Chemical Peels: Good Idea?

Many are choosing to have chemical peels as an alternative to other types of more invasive treatment to treat skin discoloration; rough skin; dull complexion; certain types of acne; mild scars; and the appearance of fine lines, wrinkles, and age spots. Dermatologists and medical spas who offer chemical peels, recommend this cosmetic procedure for certain types of patients.

If you are thinking about getting a chemical peel, you should see a dermatologist for a consultation and an exam to closely look at your skin. Your dermatologist will determine whether or not chemical peels are the best option for your specific needs. If you are prone to cold sores, have had a procedure in the past, scar easily, have had a keloid, or have taken isotretinoin this treatment may not be the best choice.

There are various types of chemical peels. Most likely all types will contain Trichloroacetic acid (TCA) and Glycolic acid, among other chemicals.

A superficial peel – also known as the lunchtime peel – penetrates only the outer layer of the skin to gently exfoliate. This treatment is usually used to take care of mild skin discoloration; smooth rough skin; and give the face, neck, chest, and hands a revitalized look.

A medium peel will reach all the way to the middle layer of skin to remove damaged skin cells and is used to treat things like age spots, freckles, fine lines and wrinkles, and mild skin discoloration. This type of peel may also tighten laxed, sun damaged skin and remove some actinic keratoses.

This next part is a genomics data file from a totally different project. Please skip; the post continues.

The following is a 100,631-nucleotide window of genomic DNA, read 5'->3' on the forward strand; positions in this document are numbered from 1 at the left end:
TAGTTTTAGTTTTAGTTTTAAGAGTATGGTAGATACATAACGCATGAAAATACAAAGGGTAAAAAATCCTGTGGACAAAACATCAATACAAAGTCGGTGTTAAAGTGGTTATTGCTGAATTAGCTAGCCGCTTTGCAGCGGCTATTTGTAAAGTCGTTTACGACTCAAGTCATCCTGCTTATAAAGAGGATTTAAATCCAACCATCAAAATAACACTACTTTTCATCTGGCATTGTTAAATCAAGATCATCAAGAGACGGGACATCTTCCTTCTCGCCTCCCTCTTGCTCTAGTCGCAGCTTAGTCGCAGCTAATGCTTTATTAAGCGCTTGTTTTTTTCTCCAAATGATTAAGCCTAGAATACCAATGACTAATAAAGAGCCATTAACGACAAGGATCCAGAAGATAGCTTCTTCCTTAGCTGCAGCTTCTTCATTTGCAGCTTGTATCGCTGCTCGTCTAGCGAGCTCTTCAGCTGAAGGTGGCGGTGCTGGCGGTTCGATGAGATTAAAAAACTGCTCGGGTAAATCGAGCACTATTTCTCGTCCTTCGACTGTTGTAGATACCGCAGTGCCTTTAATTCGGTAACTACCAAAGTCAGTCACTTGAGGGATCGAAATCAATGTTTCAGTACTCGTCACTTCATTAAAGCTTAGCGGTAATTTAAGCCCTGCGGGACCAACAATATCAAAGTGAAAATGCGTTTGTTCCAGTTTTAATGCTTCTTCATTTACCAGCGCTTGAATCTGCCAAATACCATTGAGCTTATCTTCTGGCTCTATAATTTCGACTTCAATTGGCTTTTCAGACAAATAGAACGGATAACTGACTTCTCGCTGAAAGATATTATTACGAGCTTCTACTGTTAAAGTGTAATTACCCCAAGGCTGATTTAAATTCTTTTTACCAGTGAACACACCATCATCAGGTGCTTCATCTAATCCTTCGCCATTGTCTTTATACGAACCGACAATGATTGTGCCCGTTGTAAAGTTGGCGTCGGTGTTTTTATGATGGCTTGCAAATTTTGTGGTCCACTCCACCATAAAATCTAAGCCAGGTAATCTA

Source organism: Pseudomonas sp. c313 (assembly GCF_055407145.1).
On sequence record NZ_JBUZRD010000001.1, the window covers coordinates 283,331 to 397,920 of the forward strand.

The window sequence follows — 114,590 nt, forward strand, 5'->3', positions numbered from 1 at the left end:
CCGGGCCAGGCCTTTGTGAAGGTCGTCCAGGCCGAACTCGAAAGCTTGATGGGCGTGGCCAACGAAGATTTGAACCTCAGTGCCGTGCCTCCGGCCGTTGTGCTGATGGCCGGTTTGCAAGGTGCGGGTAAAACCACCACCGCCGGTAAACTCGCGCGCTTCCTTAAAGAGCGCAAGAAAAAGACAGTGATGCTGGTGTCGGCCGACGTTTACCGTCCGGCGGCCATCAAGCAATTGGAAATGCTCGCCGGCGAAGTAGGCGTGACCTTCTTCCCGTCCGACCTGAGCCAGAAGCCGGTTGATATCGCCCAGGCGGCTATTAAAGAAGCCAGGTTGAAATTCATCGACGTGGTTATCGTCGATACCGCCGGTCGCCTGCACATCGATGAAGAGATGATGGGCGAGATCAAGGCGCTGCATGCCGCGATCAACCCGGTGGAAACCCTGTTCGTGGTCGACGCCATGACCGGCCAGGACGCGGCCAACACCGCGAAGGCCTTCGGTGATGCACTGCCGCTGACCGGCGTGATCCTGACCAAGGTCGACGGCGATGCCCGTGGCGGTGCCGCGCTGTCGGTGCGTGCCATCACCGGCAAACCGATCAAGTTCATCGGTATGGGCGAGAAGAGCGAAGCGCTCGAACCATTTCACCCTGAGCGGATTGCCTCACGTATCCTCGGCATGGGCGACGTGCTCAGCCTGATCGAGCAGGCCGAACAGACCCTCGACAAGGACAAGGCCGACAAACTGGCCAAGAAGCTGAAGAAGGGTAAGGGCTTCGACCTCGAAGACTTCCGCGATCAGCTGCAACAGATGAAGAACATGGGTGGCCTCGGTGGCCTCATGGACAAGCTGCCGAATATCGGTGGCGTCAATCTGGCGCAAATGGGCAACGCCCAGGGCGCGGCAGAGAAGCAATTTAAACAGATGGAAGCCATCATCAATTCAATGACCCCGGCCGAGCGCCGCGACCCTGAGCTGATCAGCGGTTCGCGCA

A deep peel reaches deep into the middle layer of skin to remove damaged skin cells. This treatment can only be used on the face and can only be administered once. A deep peel can reduce the appearance of aging, making a person look years younger with tighter, brighter, smoother looking skin.

All three peel treatments can be administered in a dermatologist’s office; however, the deep peel may be performed in an outpatient surgical center under general anesthesia. A mild lotion may be recommended after a superficial or medium-depth peel to help soothe the skin. Normally, surgical dressing will be used following a deep peel treatment.

Once a peel is performed, the old skin will peel off and new skin will appear somewhere between 1-14 days. After a treatment some follow-up care is required. Smoking and sun exposure should be avoided as these things tend to promote infections and scarring. You should also avoid scratching or rubbing treated skin or picking at scabs. Keep skin moist and always wear “broad spectrum” sunscreen once the skin is healed.

Although there is some risk associated with chemical peels, – such as permanent discoloration of the skin and scarring – the treatment is a good way to have a more youthful and healthier looking skin without taking more drastic surgical procedures, such as facelifts, soft tissue fillers, and laser resurfacing. Dermatologists, as well as other skin professionals and experts agree that chemical peels is a good alternative to some skin problems.

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